January 30, 2021

UNM Health pauses vaccinations at The Pit because of low supply

The floor of The Pit.

Highlighting the nationwide shortage of COVID-19 vaccines, University of New Mexico Health System announced it would pause its mass vaccination location at The Pit in Albuquerque because of a lack of supplies.

UNM said it would focus its supply on providing a second shot to those who already received their first dose.

The state said it expected to receive more vaccinations in the coming weeks and be able to do more vaccinations than it has so far.

Both vaccines currently approved for use in the United States, one by Moderna and one by Pfizer, require a second shot weeks after the first for its full effectiveness.

“I really want to stress that The Pit will be a vaccination clinic in the future,” UNM Health Sciences Public Information Officer Alex Sanchez said in a press call on Friday. “We’re just pausing for next week, so that we ensure we have enough vaccines, to be able to give those booster shots to people who’ve already received their first shot.”

She said UNM Health has administered more than 28,000 doses of the vaccine, including 20,000 at the vaccination site at The Pit.

UNM Health had aimed for about 3,000 vaccinations per day, but were not able to reach that level, and instead were at the 1,650 range.

Sanchez praised DOH for working with vaccine providers.

DOH said they were not aware of any other providers planning on pausing vaccinations.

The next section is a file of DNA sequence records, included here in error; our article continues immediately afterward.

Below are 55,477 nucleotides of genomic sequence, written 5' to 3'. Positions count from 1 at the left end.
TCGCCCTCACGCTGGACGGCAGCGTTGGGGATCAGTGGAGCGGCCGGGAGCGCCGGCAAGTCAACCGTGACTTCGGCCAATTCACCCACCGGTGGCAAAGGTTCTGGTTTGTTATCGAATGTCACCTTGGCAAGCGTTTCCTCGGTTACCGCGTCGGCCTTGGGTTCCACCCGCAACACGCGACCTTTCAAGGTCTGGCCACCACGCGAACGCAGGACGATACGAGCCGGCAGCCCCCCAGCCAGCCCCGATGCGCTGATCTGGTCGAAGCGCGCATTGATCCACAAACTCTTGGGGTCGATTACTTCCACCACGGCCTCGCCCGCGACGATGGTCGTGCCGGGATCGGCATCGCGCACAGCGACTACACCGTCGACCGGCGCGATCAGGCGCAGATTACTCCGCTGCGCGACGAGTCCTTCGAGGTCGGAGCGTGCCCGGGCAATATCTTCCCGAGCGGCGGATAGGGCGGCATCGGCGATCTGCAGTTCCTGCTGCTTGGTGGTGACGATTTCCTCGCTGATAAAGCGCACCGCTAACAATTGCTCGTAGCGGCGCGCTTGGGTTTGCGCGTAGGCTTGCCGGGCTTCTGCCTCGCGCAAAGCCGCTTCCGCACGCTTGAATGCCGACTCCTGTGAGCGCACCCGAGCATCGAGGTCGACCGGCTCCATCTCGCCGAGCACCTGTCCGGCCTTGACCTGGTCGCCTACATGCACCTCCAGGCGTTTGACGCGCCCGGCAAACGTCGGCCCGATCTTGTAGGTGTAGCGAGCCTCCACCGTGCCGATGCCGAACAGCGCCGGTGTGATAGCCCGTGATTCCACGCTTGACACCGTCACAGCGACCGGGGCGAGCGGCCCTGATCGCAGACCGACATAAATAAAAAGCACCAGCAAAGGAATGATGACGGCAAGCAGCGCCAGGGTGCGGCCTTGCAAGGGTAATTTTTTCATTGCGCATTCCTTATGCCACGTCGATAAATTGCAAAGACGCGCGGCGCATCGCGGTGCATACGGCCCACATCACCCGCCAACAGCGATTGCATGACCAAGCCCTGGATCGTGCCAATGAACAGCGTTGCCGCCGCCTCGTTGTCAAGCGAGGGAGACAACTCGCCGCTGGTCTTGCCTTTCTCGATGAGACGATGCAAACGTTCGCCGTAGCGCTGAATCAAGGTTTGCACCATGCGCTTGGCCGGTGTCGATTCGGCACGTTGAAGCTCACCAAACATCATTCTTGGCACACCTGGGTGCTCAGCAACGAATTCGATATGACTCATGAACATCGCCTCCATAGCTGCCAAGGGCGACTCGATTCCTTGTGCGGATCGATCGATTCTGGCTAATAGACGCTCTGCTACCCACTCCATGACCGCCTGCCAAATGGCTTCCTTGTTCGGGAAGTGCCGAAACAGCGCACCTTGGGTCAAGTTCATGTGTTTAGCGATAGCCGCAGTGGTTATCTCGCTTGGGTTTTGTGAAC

“New Mexico is receiving approximately 56,000 doses per week and distributing those doses to an ever-widening network of providers in every corner of the state,” DOH spokesman Matt Bieber said in a statement. “As a result of New Mexico’s successful early distribution efforts – we’re getting vaccine into arms faster than 47 states – we’ve learned that our state can handle a far bigger allocation from the federal government, and we’re advocating for it.”

Bieber also said that the state expects to get 56,000 doses per week for each of the next three weeks, a 16 percent increase in allocations to the state.

Earlier in the day, White House COVID senior adviser Andy Slavitt highlighted New Mexico as one of seven states that had already provided enough shots for ten percent of its population. New Mexico has consistently ranked near the top of lists for administering the most shots it has received from the federal government, which handles the vaccine distribution to states.

But bottlenecks in the COVID-19 vaccine production process are likely months away from being resolved because of the complex, international supply chain needed.

Sanchez said U.S. Sen. Martin Heinrich advocated for New Mexico to receive more doses.